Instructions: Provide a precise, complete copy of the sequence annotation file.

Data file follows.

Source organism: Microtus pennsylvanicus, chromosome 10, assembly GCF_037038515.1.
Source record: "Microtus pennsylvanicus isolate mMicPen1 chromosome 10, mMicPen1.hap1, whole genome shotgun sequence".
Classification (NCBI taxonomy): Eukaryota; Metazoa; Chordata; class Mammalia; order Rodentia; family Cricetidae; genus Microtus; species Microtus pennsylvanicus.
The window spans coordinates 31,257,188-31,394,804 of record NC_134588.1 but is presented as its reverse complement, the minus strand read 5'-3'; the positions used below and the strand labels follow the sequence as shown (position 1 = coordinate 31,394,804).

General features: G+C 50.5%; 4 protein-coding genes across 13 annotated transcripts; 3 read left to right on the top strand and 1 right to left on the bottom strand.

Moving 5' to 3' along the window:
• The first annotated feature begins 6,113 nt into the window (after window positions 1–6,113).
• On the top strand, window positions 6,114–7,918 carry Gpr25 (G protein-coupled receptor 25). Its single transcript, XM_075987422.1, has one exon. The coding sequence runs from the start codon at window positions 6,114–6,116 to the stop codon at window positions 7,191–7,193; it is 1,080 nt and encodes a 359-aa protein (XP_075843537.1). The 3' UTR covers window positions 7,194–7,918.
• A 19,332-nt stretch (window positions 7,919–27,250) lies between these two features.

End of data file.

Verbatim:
Source organism: Microtus pennsylvanicus, chromosome 10, assembly GCF_037038515.1.
Source record: "Microtus pennsylvanicus isolate mMicPen1 chromosome 10, mMicPen1.hap1, whole genome shotgun sequence".
Classification (NCBI taxonomy): Eukaryota; Metazoa; Chordata; class Mammalia; order Rodentia; family Cricetidae; genus Microtus; species Microtus pennsylvanicus.
The window spans coordinates 31,257,188-31,394,804 of record NC_134588.1 but is presented as its reverse complement, the minus strand read 5'-3'; the positions used below and the strand labels follow the sequence as shown (position 1 = coordinate 31,394,804).

General features: G+C 50.5%; 4 protein-coding genes across 13 annotated transcripts; 3 read left to right on the top strand and 1 right to left on the bottom strand.

Moving 5' to 3' along the window:
• The first annotated feature begins 6,113 nt into the window (after window positions 1–6,113).
• On the top strand, window positions 6,114–7,918 carry Gpr25 (G protein-coupled receptor 25). Its single transcript, XM_075987422.1, has one exon. The coding sequence runs from the start codon at window positions 6,114–6,116 to the stop codon at window positions 7,191–7,193; it is 1,080 nt and encodes a 359-aa protein (XP_075843537.1). The 3' UTR covers window positions 7,194–7,918.
• A 19,332-nt stretch (window positions 7,919–27,250) lies between these two features.